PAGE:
Mutations in CD19 are associated with severe immunodeficiency syndromes characterized by diminished antibody production.[22][23] Additionally, mutations in CD21 and CD81 can also underlie primary immunodeficiency due to their role in the CD19/CD21 complex formation.[24] These mutations can lead to hypogammaglobulinaemia as a result of poor response to antigen and defective immunological memory.[25] Researchers found changes in the constitution of B lymphocyte population and reduced amounts of switched memory B cells with high terminal differentiation potential in patients with Down Syndrome.[26] CD19 has also been implicated in autoimmune diseases, including rheumatoid arthritis and multiple sclerosis, and may be a useful treatment target.[7][10][27]

Mouse model research shows that CD19 deficiency can lead to hyporesponsiveness to transmembrane signals and weak T cell dependent humoral response, that in turn leads to an overall impaired humoral immune response.[15][16] Additionally CD19 plays a role in modulating MHC Class II expression and signaling, which can be affected by mutations. CD19 deficient B cells exhibit selective growth disadvantage; therefore, it is rare for CD19 to be absent in neoplastic B cells, as it is essential for development.[17]


Since CD19 is a marker of B cells, the protein has been used to diagnose cancers that arise from this type of cell - notably B cell lymphomas, acute lymphoblastic leukemia (ALL), and chronic lymphocytic leukemia (CLL).[4] The majority of B cell malignancies express normal to high levels of CD19. The most current experimental anti-CD19 immunotoxins in development work by exploiting the widespread presence of CD19 on B cells, with expression highly conserved in most neoplastic B cells, to direct treatment specifically towards B-cell cancers.[7][28] However, it is now emerging that the protein plays an active role in driving the growth of these cancers, most intriguingly by stabilizing the concentrations of the MYC oncoprotein. This suggests that CD19 and its downstream signaling may be a more attractive therapeutic target than initially suspected.[17][20]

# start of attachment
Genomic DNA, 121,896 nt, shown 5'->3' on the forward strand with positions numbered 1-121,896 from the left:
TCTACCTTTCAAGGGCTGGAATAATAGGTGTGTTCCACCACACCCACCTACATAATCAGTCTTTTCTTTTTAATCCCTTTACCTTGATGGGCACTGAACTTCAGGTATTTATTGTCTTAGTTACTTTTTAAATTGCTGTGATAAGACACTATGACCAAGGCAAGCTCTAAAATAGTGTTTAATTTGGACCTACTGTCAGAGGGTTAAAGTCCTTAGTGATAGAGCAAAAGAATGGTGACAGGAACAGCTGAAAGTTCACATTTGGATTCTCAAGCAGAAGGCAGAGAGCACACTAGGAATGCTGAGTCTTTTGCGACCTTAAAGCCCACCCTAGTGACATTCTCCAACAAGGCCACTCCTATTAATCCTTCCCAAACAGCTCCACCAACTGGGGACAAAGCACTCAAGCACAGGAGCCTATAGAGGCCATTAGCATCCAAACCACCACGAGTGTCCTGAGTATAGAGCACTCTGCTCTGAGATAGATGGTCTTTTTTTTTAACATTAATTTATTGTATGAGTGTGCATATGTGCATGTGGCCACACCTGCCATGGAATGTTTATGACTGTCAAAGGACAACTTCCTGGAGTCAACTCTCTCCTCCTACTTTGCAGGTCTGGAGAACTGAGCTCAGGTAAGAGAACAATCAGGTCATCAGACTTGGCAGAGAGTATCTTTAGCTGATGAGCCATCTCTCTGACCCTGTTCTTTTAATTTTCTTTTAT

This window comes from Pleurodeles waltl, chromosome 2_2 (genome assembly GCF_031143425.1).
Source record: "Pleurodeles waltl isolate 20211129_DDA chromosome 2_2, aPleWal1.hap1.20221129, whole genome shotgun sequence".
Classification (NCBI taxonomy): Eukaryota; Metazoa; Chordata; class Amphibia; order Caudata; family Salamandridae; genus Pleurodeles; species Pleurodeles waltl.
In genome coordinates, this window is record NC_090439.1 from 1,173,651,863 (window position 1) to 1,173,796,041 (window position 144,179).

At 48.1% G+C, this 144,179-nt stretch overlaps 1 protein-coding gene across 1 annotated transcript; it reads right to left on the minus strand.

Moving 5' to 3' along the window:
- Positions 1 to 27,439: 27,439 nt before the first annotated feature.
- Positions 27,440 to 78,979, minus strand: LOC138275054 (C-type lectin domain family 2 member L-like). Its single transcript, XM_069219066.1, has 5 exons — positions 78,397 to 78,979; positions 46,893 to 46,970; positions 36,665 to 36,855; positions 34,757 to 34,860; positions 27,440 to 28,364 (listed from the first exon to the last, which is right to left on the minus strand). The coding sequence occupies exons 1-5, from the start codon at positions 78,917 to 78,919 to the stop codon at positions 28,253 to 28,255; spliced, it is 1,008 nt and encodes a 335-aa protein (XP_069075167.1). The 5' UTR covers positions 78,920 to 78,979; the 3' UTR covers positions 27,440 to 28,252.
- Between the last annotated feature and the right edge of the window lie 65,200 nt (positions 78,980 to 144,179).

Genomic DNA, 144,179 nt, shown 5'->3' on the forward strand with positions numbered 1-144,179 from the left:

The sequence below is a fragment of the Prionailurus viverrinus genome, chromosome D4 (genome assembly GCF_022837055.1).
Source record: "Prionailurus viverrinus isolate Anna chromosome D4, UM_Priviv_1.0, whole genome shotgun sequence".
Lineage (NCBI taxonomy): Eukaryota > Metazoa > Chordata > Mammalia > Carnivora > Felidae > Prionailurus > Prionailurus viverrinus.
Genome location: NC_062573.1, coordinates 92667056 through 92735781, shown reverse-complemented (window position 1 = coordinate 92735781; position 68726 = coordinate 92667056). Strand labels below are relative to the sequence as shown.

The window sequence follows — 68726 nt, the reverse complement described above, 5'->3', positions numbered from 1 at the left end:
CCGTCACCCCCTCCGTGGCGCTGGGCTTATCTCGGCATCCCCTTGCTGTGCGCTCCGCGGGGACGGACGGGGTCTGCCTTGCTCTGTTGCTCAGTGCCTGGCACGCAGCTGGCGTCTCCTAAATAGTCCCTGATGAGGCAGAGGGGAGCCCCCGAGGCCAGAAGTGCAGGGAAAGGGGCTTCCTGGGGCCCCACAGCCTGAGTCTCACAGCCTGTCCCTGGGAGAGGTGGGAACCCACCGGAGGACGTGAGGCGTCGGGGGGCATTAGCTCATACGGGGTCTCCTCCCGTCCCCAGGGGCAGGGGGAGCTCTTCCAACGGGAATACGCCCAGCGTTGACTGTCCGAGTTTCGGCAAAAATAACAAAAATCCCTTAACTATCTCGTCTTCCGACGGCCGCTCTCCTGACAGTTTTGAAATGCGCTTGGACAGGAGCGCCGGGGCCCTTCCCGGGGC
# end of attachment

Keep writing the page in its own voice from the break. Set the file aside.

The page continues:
CD19-targeted therapies based on T cells that express CD19-specific chimeric antigen receptors (CARs) have been utilized for their antitumor abilities in patients with CD19+ lymphoma and leukemia, first against Non-Hodgkins Lymphoma (NHL), then against CLL in 2011, and then against ALL in 2013.[4][29][30][31] CAR-19 T cells are genetically modified T cells that express a targeting moiety on their surface that confers T cell receptor (TCR) specificity towards CD19+ cells. CD19 activates the TCR signaling cascade that leads to proliferation, cytokine production, and ultimately lysis of the target cells, which in this case are CD19+ B cells. CAR-19 T cells are more effective than anti-CD19 immunotoxins because they can proliferate and remain in the body for a longer period of time. This comes with a caveat since now CD19 immune escape facilitated by splice variants, point mutations, and lineage switching can form as a major form of therapeutic resistance for patients with ALL.[32]


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This article incorporates text from the United States National Library of Medicine, which is in the public domain.